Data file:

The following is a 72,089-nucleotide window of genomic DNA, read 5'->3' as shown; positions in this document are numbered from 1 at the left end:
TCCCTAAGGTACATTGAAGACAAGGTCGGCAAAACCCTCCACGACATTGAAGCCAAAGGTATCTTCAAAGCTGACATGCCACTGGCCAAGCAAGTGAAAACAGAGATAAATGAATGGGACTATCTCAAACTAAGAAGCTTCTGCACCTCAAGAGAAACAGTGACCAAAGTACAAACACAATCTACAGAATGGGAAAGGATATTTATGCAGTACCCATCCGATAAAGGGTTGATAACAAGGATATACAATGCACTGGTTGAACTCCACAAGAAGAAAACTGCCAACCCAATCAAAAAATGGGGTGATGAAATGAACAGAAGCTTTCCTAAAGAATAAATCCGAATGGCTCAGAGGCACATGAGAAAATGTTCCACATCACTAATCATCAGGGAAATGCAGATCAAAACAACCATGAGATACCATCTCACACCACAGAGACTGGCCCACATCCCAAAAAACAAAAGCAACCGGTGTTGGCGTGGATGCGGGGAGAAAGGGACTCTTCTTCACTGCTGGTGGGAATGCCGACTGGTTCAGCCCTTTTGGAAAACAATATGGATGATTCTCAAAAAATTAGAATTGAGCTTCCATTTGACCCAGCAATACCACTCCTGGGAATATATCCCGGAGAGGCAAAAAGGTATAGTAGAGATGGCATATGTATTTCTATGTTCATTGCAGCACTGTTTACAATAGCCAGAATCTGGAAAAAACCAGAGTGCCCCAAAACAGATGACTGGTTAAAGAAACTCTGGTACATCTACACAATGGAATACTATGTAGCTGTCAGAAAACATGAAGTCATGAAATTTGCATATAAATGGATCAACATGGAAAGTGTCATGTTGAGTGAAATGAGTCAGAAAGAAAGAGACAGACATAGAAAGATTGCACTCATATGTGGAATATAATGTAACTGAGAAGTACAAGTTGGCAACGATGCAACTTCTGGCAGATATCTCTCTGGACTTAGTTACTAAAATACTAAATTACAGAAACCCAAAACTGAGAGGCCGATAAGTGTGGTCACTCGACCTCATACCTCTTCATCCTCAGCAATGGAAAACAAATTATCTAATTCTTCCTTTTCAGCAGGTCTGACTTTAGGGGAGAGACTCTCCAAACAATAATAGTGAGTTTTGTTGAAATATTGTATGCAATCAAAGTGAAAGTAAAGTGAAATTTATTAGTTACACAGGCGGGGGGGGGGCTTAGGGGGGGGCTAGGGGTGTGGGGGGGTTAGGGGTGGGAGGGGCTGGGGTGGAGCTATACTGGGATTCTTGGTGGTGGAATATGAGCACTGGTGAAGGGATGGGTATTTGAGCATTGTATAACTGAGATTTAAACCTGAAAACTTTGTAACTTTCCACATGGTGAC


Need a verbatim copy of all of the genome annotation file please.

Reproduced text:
The following is a 72,089-nucleotide window of genomic DNA, read 5'->3' as shown; positions in this document are numbered from 1 at the left end:
TCCCTAAGGTACATTGAAGACAAGGTCGGCAAAACCCTCCACGACATTGAAGCCAAAGGTATCTTCAAAGCTGACATGCCACTGGCCAAGCAAGTGAAAACAGAGATAAATGAATGGGACTATCTCAAACTAAGAAGCTTCTGCACCTCAAGAGAAACAGTGACCAAAGTACAAACACAATCTACAGAATGGGAAAGGATATTTATGCAGTACCCATCCGATAAAGGGTTGATAACAAGGATATACAATGCACTGGTTGAACTCCACAAGAAGAAAACTGCCAACCCAATCAAAAAATGGGGTGATGAAATGAACAGAAGCTTTCCTAAAGAATAAATCCGAATGGCTCAGAGGCACATGAGAAAATGTTCCACATCACTAATCATCAGGGAAATGCAGATCAAAACAACCATGAGATACCATCTCACACCACAGAGACTGGCCCACATCCCAAAAAACAAAAGCAACCGGTGTTGGCGTGGATGCGGGGAGAAAGGGACTCTTCTTCACTGCTGGTGGGAATGCCGACTGGTTCAGCCCTTTTGGAAAACAATATGGATGATTCTCAAAAAATTAGAATTGAGCTTCCATTTGACCCAGCAATACCACTCCTGGGAATATATCCCGGAGAGGCAAAAAGGTATAGTAGAGATGGCATATGTATTTCTATGTTCATTGCAGCACTGTTTACAATAGCCAGAATCTGGAAAAAACCAGAGTGCCCCAAAACAGATGACTGGTTAAAGAAACTCTGGTACATCTACACAATGGAATACTATGTAGCTGTCAGAAAACATGAAGTCATGAAATTTGCATATAAATGGATCAACATGGAAAGTGTCATGTTGAGTGAAATGAGTCAGAAAGAAAGAGACAGACATAGAAAGATTGCACTCATATGTGGAATATAATGTAACTGAGAAGTACAAGTTGGCAACGATGCAACTTCTGGCAGATATCTCTCTGGACTTAGTTACTAAAATACTAAATTACAGAAACCCAAAACTGAGAGGCCGATAAGTGTGGTCACTCGACCTCATACCTCTTCATCCTCAGCAATGGAAAACAAATTATCTAATTCTTCCTTTTCAGCAGGTCTGACTTTAGGGGAGAGACTCTCCAAACAATAATAGTGAGTTTTGTTGAAATATTGTATGCAATCAAAGTGAAAGTAAAGTGAAATTTATTAGTTACACAGGCGGGGGGGGGGCTTAGGGGGGGGCTAGGGGTGTGGGGGGGTTAGGGGTGGGAGGGGCTGGGGTGGAGCTATACTGGGATTCTTGGTGGTGGAATATGAGCACTGGTGAAGGGATGGGTATTTGAGCATTGTATAACTGAGATTTAAACCTGAAAACTTTGTAACTTTCCACATGGTGAC